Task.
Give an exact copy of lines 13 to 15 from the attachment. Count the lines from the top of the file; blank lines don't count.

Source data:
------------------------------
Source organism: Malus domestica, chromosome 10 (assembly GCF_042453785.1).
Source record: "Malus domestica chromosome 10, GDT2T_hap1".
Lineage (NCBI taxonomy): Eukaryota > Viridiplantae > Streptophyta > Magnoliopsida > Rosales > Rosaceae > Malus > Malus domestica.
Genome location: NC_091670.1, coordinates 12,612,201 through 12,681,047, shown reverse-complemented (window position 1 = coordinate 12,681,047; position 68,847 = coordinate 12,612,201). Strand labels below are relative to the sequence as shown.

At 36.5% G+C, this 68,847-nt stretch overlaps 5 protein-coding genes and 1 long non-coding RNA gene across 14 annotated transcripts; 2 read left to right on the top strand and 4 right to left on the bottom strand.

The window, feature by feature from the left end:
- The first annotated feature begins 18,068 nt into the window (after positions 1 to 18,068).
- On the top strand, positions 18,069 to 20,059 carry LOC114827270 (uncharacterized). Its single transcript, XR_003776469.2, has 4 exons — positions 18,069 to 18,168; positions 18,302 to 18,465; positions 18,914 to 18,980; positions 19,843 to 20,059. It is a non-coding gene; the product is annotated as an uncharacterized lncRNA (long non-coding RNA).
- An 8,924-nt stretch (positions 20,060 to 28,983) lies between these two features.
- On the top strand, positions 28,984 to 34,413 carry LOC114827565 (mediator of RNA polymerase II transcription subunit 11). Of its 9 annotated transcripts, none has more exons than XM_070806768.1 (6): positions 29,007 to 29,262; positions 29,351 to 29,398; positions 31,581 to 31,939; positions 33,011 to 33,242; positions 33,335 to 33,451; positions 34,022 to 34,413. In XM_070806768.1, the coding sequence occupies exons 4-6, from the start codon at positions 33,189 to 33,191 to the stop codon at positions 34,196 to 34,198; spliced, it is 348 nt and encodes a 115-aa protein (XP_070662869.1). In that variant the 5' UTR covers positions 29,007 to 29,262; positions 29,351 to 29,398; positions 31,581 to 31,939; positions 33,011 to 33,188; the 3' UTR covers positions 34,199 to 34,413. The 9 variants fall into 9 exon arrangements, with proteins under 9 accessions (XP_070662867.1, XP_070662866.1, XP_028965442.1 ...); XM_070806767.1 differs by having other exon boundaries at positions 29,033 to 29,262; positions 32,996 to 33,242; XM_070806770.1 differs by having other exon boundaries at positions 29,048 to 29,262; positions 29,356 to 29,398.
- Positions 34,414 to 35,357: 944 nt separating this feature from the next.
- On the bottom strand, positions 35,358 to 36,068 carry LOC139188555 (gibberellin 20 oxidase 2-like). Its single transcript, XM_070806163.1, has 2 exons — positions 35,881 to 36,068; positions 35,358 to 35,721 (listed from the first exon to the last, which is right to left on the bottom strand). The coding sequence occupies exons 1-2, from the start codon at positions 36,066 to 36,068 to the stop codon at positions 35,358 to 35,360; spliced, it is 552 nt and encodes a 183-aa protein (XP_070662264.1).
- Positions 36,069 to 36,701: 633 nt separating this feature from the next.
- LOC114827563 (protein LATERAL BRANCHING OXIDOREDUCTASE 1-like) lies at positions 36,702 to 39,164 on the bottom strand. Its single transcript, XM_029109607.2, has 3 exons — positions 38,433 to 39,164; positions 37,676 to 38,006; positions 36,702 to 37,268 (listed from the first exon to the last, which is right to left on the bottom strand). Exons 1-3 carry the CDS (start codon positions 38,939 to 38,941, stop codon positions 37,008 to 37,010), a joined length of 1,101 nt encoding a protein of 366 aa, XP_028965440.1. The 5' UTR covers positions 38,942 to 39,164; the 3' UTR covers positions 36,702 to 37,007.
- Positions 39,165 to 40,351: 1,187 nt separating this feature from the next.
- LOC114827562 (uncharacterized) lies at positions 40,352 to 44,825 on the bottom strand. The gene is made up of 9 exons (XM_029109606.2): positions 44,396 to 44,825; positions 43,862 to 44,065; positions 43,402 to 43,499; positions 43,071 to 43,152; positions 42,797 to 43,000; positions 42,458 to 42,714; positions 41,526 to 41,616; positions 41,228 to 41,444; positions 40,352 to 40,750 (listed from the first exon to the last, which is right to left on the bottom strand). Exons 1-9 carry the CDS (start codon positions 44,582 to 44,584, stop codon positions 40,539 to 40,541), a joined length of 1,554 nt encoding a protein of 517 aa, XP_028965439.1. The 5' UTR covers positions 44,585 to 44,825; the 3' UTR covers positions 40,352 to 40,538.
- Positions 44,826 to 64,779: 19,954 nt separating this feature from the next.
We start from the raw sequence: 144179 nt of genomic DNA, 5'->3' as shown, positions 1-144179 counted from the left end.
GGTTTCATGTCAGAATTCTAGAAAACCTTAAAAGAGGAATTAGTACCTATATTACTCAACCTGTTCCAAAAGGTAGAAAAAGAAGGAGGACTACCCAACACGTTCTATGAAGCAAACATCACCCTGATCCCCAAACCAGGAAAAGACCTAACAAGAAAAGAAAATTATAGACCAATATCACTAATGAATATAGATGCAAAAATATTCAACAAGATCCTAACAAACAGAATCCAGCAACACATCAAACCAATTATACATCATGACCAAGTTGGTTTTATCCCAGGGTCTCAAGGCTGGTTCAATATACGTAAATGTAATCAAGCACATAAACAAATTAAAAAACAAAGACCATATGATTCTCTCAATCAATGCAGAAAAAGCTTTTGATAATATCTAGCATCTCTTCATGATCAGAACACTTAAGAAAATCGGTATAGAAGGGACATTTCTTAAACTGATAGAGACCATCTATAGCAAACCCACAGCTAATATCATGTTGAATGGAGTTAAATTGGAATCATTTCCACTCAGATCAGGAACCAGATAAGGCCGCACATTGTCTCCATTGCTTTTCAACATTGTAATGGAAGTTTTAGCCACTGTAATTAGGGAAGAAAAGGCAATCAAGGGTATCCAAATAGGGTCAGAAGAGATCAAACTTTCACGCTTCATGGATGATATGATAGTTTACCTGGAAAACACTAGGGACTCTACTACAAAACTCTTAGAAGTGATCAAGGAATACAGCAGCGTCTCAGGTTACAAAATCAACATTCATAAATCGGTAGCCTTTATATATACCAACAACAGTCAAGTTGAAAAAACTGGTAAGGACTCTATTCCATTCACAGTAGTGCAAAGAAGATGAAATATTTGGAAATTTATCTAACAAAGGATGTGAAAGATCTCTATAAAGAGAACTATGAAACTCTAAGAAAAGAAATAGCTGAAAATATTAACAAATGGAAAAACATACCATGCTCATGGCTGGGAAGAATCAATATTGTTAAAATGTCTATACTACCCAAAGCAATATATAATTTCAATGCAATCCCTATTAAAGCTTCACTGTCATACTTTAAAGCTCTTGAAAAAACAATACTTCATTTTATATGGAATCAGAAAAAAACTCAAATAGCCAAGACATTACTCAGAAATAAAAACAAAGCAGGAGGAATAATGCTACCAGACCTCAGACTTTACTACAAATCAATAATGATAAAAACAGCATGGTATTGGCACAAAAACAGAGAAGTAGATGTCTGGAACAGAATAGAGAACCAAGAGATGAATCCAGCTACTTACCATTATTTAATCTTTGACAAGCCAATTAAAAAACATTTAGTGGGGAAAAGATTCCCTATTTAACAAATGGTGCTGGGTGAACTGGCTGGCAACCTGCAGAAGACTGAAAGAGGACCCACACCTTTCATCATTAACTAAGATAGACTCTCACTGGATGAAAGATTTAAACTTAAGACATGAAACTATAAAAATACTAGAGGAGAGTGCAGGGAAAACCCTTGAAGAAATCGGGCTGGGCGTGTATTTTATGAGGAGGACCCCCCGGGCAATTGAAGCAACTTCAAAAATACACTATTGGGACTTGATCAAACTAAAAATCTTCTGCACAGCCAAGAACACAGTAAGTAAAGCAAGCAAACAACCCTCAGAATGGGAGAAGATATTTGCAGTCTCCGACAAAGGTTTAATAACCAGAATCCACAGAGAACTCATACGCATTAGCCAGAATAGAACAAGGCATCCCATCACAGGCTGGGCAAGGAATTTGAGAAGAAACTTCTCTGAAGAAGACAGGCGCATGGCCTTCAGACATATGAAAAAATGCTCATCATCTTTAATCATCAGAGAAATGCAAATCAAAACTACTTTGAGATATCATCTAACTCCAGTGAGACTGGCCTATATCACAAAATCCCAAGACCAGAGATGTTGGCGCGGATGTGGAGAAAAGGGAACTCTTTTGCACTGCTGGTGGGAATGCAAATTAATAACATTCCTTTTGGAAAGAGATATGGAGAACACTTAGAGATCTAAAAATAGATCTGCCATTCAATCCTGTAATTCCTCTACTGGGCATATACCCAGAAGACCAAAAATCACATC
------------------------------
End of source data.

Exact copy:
- Positions 36,069 to 36,701: 633 nt separating this feature from the next.
- LOC114827563 (protein LATERAL BRANCHING OXIDOREDUCTASE 1-like) lies at positions 36,702 to 39,164 on the bottom strand. Its single transcript, XM_029109607.2, has 3 exons — positions 38,433 to 39,164; positions 37,676 to 38,006; positions 36,702 to 37,268 (listed from the first exon to the last, which is right to left on the bottom strand). Exons 1-3 carry the CDS (start codon positions 38,939 to 38,941, stop codon positions 37,008 to 37,010), a joined length of 1,101 nt encoding a protein of 366 aa, XP_028965440.1. The 5' UTR covers positions 38,942 to 39,164; the 3' UTR covers positions 36,702 to 37,007.
- Positions 39,165 to 40,351: 1,187 nt separating this feature from the next.